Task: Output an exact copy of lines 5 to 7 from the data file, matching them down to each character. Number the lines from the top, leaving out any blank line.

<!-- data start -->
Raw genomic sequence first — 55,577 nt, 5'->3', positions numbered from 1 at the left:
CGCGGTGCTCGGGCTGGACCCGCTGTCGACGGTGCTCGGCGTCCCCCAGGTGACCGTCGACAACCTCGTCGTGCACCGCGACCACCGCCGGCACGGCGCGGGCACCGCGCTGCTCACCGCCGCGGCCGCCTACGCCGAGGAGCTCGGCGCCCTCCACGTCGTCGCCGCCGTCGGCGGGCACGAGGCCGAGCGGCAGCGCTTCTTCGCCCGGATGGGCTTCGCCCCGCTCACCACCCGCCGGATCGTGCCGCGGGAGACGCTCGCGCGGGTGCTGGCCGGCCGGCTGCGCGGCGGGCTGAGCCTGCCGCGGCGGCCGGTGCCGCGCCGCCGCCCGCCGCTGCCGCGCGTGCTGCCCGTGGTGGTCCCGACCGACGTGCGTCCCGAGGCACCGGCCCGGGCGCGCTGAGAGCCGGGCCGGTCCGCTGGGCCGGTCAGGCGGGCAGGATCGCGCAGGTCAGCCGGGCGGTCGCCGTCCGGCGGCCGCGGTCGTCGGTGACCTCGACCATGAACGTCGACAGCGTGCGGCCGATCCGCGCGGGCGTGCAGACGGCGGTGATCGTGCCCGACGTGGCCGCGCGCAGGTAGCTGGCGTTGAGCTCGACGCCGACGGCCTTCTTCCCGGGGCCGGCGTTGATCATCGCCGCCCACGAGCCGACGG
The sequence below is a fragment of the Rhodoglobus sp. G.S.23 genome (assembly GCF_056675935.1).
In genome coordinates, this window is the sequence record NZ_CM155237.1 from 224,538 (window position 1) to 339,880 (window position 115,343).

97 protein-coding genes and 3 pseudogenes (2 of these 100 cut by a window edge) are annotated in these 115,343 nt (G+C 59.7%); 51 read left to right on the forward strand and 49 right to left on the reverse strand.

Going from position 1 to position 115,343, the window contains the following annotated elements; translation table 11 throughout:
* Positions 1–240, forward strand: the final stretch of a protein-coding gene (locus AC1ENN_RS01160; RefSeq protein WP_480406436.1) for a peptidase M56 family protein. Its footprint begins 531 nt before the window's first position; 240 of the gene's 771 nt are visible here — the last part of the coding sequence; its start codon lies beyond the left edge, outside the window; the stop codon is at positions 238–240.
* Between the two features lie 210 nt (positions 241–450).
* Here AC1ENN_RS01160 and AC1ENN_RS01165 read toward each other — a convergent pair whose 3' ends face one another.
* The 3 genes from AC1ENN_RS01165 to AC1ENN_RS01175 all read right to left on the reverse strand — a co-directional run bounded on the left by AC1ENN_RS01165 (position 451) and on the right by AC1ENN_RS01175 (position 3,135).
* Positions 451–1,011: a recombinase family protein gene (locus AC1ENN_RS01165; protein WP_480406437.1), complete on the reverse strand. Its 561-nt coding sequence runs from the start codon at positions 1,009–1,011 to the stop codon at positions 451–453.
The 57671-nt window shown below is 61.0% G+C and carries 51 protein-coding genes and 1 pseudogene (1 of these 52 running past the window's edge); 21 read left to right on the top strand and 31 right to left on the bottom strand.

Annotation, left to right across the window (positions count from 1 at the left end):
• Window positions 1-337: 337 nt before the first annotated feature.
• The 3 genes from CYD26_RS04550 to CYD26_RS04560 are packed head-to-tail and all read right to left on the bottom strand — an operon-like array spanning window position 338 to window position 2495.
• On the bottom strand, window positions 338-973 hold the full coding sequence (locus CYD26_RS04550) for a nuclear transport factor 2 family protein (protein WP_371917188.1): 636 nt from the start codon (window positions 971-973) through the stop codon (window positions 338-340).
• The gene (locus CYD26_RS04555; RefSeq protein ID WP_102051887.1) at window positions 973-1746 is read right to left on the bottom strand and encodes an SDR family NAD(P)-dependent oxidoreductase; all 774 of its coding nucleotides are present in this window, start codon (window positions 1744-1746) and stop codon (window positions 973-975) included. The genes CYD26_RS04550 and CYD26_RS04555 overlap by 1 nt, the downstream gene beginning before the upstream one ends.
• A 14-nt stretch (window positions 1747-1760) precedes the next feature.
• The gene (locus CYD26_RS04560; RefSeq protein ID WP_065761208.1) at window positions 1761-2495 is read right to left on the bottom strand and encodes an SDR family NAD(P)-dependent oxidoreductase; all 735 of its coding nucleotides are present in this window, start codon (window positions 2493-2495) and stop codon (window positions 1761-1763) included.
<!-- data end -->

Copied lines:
97 protein-coding genes and 3 pseudogenes (2 of these 100 cut by a window edge) are annotated in these 115,343 nt (G+C 59.7%); 51 read left to right on the forward strand and 49 right to left on the reverse strand.

Going from position 1 to position 115,343, the window contains the following annotated elements; translation table 11 throughout:
* Positions 1–240, forward strand: the final stretch of a protein-coding gene (locus AC1ENN_RS01160; RefSeq protein WP_480406436.1) for a peptidase M56 family protein. Its footprint begins 531 nt before the window's first position; 240 of the gene's 771 nt are visible here — the last part of the coding sequence; its start codon lies beyond the left edge, outside the window; the stop codon is at positions 238–240.